Today I’m pleased to announce that Account-Based Marketing (ABM) has officially made it to the mainstream with recognition by Forrester as a new technology category. But I’m even more proud of our extended team of customers, partners, investors and employees, for building Demandbase into a company with a platform and suite of solutions that’s earned us the leader position amongst a dozen plus companies considered. For the last few years, people have been asking me questions like “how did you pioneer the ABM category? What are the risks? And can you tell me how it happened so I can do the same in my industry?” I generally shrugged these questions off because I felt like we were just getting started. And while in some respects I still feel this holds true, I thought this new milestone offers me the opportunity to offer a few insights.
I used to think category creation was something the marketing department owned. First, they’d come up with a three word description whose TLA generated a unique, buzzy sounding acronym. Then they’d say it 10,000 times and voila, you’d have a category. While this obviously isn’t the case, for the people reading this who lived in the dot com days know exactly what I’m talking about.
The reality is that category creation is difficult to get right and takes tremendous commitment from all employees, including increased investment and patience from investors and an ecosystem that perseveres to achieve incredible customer results. For Demandbase, we had to push through the challenges of customers not ever hearing of ABM, or investors asking for comparable exits in ABM or explaining to engineering candidates that building an ABM platform with AI may offer more unique challenges than the job at Google they were considering. These are actually the easy ones, but if you can persevere, you might just have the beginning of a new category.
The Pay Off
With risk comes reward, or failure, obviously. While I’ve failed at category creation in the past (which is way more common by the way), I’m really excited by the pay-off Demandbase is realizing in the marketplace. Our top line revenue continues to grow at a rapid pace and it no longer takes months before customers find or create new budget. Overcoming this obstacle, means sales cycles getting shorter and the predictability of our business becomes easier and easier. And there’s nothing like the success of ringing the bell four times or more often in a given month. A bona fide category also makes it much easier to sell into new industries that may not be for early adopters. Just four years ago, nearly 70% of our new deals were with high tech companies. Today, that proportion has dropped to near 20% with the rapid adoption by banks, healthcare companies, consulting firms and manufacturers.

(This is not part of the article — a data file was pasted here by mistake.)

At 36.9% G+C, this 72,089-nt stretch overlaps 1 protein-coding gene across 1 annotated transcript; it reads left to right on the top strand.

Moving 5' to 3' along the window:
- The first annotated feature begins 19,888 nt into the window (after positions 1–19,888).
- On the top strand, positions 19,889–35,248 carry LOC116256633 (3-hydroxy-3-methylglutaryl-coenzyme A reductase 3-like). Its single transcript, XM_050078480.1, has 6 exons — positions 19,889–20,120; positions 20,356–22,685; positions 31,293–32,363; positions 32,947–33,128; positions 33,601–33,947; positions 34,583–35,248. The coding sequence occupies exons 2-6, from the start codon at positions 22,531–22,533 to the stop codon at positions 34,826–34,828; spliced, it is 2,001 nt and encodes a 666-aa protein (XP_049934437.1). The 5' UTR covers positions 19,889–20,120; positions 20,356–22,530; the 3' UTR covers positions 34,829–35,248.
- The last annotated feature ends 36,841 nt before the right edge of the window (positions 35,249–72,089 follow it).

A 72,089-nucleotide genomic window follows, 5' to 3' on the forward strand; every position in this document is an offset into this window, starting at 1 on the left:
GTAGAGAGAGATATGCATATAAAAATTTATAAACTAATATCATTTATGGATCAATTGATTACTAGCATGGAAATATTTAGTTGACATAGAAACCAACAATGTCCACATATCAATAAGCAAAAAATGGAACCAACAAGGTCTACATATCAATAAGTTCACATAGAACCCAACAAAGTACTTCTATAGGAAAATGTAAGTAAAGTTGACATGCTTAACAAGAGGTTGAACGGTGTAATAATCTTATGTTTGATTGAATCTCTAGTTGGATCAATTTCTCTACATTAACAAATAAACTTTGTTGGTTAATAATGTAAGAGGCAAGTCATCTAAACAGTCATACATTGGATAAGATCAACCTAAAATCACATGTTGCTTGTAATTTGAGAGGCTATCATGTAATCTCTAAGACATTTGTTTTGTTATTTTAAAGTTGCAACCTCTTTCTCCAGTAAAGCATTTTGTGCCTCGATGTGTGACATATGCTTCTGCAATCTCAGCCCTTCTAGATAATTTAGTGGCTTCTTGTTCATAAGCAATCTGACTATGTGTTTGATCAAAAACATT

Category creation also offers a unique incentive for employees. I’ve held dozens of positions during my career, but outside of Demandbase, have never been at a company that truly pioneered and led a category. In fact, when I did a quick poll at our company, I learned that this experience is unique to everyone here as well. Why is this important? Because it’s part of the mission and glue that bonds our team together and build an amazing culture. I remind employees that this unique experience will become an asset that they can take to their next opportunity. Who isn’t interested in meeting with the initial team that lived at Salesforce.com during the evolution of SaaS and CRM?
Finally, I can’t forget the financial impact. Even though we’re recognized as a leader in one of the first major analyst reports on ABM, I recognize we’re still early in our journey. But if we maintain our trajectory through continued success with customers and keep investing heavily in innovation to extend our advantage, I’m confident that history will continue rewarding the #1 player in a category at values three times that of the number two or number three player.
Interestingly enough, this blog post started with a focus on how we got here, but I didn’t think it was nearly as exciting as what’s in front of us. The truth is, that ABM has been a practice used for 50+ years. I wasn’t around before then, but 25 years ago when I was at GE, I remember teams would line up marketing programs dedicated to the most valuable global accounts. When I started Demandbase, all I did was recognize that billions of dollars were being wasted in B2B marketing and that technology dedicated to ABM could transform B2B and the way companies market and sell to each other. It’s required an exciting 10 years of ups and downs, $100 million dollars from great investors and nearly 300 of the best people in the industry to get us to this important milestone. Now we’re ready to step on the gas and go even faster! A blog post on the complete journey can always come later.
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